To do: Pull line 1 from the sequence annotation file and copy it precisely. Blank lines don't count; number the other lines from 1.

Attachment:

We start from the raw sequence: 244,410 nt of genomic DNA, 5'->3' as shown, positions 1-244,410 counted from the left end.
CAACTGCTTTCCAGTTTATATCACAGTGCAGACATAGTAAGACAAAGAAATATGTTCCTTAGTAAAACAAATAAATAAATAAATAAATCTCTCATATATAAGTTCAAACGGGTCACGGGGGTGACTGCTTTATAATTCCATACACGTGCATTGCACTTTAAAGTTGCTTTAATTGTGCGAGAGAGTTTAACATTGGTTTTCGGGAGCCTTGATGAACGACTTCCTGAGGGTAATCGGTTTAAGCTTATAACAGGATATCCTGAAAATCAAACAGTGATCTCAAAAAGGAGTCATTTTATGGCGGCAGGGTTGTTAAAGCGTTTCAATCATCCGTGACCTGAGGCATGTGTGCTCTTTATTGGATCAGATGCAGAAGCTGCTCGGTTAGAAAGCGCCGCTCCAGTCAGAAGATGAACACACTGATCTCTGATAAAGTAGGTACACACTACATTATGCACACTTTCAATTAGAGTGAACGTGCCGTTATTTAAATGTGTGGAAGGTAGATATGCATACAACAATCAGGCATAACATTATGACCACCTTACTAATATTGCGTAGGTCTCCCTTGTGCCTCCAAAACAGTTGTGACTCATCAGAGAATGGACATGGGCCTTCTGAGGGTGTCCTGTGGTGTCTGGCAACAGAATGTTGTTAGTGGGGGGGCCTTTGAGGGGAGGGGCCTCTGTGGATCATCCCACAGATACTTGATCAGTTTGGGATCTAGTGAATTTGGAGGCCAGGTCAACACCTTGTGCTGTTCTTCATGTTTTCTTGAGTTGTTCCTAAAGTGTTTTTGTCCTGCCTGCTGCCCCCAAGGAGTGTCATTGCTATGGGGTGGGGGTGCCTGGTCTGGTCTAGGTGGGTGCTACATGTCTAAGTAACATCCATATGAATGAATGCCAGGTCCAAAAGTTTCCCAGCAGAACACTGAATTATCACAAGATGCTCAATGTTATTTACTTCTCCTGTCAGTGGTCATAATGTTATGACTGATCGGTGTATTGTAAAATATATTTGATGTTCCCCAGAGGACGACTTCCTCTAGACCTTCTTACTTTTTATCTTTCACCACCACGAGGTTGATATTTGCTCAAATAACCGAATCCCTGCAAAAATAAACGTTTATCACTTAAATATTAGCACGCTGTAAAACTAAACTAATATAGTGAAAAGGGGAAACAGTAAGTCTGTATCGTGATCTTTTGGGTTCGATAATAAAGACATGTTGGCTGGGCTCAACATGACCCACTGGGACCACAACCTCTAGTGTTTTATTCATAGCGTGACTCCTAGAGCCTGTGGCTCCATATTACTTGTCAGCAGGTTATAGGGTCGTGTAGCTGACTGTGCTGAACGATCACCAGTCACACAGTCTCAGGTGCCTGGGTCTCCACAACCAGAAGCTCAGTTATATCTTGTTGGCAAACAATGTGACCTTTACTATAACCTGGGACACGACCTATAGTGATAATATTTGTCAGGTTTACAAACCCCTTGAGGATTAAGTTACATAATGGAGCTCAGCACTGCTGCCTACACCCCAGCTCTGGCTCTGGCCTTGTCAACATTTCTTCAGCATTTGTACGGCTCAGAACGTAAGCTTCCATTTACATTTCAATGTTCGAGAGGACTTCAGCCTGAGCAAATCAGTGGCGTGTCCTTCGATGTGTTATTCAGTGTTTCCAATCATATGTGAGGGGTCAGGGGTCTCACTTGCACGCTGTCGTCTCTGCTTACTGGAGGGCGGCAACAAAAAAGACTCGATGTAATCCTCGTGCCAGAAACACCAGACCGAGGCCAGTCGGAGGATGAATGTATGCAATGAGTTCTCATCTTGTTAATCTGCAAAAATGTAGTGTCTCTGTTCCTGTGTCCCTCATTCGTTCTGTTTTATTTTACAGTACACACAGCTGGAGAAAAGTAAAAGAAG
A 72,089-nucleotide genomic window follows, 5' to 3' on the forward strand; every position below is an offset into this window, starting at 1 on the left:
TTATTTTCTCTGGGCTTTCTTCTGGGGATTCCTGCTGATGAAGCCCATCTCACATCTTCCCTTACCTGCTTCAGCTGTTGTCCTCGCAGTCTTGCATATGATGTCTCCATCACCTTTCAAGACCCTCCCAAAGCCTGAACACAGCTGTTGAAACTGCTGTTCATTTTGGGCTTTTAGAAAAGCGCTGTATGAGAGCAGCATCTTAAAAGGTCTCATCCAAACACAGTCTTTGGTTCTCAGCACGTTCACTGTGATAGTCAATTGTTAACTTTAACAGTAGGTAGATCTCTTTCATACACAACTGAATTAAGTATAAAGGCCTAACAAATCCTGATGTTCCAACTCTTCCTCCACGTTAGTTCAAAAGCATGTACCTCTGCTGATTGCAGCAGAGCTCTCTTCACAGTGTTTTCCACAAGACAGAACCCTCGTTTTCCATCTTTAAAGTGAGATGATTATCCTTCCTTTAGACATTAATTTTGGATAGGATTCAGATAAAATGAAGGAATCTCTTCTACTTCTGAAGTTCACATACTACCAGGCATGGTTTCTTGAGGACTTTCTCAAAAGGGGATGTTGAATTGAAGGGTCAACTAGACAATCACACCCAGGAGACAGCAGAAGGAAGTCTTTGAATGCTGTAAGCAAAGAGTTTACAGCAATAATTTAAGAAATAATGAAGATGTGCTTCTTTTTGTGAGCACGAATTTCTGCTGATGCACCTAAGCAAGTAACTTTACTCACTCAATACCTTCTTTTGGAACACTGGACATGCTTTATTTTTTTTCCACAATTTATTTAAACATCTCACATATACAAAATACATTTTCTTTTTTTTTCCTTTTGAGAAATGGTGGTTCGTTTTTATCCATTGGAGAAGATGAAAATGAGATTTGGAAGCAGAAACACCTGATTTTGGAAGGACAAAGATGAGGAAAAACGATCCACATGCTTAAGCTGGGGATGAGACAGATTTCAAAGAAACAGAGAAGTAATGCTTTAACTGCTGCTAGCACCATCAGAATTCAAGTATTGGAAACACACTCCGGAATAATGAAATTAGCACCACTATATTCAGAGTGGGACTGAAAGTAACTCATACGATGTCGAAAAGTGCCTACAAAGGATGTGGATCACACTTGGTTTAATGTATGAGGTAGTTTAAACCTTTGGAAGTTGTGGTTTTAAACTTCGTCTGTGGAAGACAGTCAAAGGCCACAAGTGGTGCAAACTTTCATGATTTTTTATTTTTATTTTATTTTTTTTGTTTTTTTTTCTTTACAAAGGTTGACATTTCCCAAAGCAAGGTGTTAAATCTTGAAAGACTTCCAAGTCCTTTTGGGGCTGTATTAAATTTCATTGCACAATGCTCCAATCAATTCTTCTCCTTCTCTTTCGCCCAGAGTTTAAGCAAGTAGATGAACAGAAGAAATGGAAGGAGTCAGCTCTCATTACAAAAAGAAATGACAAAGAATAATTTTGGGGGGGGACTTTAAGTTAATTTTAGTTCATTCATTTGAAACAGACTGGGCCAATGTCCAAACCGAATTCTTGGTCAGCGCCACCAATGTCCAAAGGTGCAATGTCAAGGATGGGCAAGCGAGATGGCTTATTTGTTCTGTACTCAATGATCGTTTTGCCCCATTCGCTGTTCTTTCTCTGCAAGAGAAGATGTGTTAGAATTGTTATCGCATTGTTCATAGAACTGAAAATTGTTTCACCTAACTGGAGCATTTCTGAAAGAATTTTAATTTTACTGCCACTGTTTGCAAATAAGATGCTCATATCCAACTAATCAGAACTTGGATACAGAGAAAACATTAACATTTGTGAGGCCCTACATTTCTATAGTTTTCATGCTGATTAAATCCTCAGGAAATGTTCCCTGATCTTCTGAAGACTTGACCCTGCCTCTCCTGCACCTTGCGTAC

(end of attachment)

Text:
We start from the raw sequence: 244,410 nt of genomic DNA, 5'->3' as shown, positions 1-244,410 counted from the left end.